The Intercept obtained the catalog of devices used by federal and local law enforcement to collect and monitor cell phone data. The tracking hardware -- including the infamous Stingray -- in the catalog is accompanied by its capabilities including, limitations, "planning factors," price and manufacturer. From handheld pieces of electronics that can track a few phones to boxes that can target as many as 10,000 unique cellphones the list is chilling reminder that even if you're not under investigation, you're being tracked if you're in the wrong place at the wrong time.
The publication obtained the list from a source within the intelligence world and it unearths dozens of devices that most were unaware of before today. Judges and privacy advocates have long asked for information about how many of these items work but have been thwarted by claims of national security. Plus, law enforcement agencies sign NDAs before purchasing a tracker. Many local law enforcement agencies purchase these items with Department of Homeland Security grants then use them for crimes that have nothing to do with stopping terrorism.
The technology found in the catalog is used to spoof cell networks like AT&T, Sprint, T-Mobile and others. In other words, a machine creates a fake cell tower that phones connect too and the device tracks the data that is sent between the phone and device. The information can be used to locate an individual, eavesdrop on calls and text messages, and even extract media from the phone.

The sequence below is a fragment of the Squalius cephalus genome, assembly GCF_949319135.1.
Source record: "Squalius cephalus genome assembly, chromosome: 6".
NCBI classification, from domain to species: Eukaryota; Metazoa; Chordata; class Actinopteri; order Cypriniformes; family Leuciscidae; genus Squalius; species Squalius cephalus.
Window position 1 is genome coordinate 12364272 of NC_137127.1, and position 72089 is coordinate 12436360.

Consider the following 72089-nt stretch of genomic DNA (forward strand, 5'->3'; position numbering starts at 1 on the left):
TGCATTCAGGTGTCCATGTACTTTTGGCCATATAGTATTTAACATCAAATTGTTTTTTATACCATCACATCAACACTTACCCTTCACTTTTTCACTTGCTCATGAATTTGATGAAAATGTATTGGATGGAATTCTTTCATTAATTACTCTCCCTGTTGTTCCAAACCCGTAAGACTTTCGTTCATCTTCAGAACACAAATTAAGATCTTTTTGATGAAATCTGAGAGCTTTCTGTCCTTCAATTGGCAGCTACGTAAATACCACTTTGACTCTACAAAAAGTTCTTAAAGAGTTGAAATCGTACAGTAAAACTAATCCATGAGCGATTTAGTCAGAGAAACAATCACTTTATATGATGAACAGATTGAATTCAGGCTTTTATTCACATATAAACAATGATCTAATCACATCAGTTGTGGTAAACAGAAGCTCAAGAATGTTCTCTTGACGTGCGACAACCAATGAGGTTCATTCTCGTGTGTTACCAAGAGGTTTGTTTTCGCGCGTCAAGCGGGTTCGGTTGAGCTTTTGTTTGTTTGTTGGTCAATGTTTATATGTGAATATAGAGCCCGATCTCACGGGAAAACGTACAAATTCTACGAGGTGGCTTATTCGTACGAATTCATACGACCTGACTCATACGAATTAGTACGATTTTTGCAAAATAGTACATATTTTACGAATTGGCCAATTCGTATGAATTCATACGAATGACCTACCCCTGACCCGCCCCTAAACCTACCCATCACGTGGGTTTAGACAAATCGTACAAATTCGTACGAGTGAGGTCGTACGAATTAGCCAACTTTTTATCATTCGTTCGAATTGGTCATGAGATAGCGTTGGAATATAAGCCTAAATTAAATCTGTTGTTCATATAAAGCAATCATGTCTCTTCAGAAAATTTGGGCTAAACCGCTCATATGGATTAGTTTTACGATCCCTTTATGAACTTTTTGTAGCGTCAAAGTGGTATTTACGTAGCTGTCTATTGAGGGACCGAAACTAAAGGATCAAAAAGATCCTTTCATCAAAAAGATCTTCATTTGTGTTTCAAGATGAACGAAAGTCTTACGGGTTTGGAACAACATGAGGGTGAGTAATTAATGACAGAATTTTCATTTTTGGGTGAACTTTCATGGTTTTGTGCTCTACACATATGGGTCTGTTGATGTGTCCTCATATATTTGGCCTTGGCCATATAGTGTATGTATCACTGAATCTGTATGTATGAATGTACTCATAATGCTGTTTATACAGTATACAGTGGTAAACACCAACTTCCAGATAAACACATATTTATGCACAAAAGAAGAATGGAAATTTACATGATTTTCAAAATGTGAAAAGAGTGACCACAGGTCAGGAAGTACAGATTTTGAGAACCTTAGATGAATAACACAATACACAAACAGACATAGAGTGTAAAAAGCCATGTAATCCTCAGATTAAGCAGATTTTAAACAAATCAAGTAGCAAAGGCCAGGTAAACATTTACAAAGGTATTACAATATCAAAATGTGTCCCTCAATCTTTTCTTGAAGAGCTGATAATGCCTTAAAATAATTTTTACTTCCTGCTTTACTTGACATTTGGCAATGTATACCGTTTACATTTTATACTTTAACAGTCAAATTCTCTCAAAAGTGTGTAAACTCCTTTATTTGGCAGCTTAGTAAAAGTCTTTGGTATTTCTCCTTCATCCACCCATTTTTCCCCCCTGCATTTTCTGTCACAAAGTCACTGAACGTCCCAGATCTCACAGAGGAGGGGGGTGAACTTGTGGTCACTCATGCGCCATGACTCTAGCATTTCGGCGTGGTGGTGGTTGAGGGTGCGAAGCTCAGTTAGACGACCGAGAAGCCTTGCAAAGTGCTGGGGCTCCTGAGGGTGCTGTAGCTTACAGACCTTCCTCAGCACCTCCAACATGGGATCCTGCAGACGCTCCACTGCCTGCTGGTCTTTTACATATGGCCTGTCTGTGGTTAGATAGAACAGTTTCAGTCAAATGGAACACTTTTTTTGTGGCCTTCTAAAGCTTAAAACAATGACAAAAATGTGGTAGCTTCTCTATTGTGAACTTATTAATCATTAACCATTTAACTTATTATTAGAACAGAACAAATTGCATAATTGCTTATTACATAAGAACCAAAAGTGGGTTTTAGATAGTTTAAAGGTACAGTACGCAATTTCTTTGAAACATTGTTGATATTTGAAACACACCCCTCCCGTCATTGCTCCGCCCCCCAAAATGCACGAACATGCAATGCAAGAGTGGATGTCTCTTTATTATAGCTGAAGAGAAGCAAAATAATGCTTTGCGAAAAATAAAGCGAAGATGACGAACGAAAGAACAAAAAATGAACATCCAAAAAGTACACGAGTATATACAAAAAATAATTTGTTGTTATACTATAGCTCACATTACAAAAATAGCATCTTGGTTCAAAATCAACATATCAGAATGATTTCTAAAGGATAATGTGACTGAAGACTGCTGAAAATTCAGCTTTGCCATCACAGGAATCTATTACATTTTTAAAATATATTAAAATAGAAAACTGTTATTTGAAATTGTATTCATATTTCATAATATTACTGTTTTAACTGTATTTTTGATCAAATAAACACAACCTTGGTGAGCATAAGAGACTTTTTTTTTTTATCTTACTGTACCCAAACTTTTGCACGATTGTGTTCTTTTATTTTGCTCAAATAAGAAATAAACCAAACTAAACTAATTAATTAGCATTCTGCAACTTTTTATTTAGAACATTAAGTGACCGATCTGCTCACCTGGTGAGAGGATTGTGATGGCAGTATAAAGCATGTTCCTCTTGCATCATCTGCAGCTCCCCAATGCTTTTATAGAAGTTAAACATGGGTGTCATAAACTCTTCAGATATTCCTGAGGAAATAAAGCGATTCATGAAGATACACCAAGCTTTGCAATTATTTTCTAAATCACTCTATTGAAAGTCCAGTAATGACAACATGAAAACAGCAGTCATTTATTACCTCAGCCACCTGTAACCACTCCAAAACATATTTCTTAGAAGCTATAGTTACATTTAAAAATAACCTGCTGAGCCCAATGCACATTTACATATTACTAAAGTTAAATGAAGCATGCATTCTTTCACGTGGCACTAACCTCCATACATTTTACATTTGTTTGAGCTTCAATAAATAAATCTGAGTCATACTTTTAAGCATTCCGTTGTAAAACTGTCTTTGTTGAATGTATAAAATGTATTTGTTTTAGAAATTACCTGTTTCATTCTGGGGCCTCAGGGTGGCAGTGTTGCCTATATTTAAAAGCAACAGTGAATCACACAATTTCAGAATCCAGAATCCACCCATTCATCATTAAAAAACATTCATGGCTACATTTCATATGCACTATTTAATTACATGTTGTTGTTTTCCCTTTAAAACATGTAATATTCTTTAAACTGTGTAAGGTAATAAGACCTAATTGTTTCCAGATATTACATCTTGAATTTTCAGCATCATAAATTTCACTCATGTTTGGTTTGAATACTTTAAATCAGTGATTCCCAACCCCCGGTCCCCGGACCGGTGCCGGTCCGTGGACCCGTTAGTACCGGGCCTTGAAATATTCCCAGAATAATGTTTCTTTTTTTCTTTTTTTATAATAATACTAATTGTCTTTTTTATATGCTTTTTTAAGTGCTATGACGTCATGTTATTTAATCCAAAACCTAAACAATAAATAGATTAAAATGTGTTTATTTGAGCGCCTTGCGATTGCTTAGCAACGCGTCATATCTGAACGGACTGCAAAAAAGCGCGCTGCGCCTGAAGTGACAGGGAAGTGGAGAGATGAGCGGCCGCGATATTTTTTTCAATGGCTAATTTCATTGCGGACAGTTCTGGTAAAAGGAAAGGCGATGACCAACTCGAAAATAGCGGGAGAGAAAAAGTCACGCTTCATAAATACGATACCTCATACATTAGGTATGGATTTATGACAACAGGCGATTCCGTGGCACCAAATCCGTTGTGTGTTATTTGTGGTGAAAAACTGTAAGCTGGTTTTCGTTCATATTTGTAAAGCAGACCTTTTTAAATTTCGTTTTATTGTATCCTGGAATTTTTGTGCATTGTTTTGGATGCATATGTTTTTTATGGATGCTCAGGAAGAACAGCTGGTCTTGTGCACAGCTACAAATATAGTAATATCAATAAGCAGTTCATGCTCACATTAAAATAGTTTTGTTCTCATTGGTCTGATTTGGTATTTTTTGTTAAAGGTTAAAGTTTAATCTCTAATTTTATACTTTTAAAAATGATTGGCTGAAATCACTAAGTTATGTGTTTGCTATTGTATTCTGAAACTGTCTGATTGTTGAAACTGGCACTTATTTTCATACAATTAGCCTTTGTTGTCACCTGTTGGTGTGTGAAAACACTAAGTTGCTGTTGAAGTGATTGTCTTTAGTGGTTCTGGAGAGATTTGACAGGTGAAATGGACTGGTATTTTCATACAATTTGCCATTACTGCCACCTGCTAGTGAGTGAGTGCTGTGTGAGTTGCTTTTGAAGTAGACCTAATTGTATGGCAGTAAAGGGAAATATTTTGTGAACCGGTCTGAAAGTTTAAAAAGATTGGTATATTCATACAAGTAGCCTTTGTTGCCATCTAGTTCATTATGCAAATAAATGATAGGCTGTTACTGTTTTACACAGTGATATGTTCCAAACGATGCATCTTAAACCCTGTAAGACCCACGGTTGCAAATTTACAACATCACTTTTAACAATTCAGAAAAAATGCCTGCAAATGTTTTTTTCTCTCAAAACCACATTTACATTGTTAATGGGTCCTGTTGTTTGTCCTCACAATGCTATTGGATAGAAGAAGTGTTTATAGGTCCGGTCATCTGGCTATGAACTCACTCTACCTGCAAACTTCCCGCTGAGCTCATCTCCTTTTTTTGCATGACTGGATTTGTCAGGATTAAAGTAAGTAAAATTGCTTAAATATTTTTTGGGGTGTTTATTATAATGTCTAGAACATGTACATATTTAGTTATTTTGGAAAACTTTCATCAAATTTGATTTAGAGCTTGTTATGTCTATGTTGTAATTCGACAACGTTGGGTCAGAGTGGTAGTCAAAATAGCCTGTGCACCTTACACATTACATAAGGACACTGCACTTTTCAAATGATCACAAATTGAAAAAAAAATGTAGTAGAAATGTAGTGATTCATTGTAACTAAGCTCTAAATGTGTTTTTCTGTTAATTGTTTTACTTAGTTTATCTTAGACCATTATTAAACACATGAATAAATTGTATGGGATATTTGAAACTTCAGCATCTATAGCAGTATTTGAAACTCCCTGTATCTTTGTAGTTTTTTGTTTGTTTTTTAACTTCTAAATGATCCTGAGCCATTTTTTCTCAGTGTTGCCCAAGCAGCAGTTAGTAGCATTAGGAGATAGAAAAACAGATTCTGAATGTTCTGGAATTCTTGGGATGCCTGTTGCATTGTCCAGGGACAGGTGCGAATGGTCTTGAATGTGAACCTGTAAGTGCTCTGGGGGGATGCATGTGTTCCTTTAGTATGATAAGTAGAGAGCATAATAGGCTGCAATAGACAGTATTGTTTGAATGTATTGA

In addition to being used for tasks that have nothing to do with the reason for which they were purchased, the dragnet solution that many of these devices offer violates fourth amendment search and seizure rights. Because judges are unable to determine the scope of capabilities of the technology, many believe search warrants issued that use this type of technology can be overly broad. At least now these judges can see just how powerful these pieces of hardware are before unleashing them upon the public.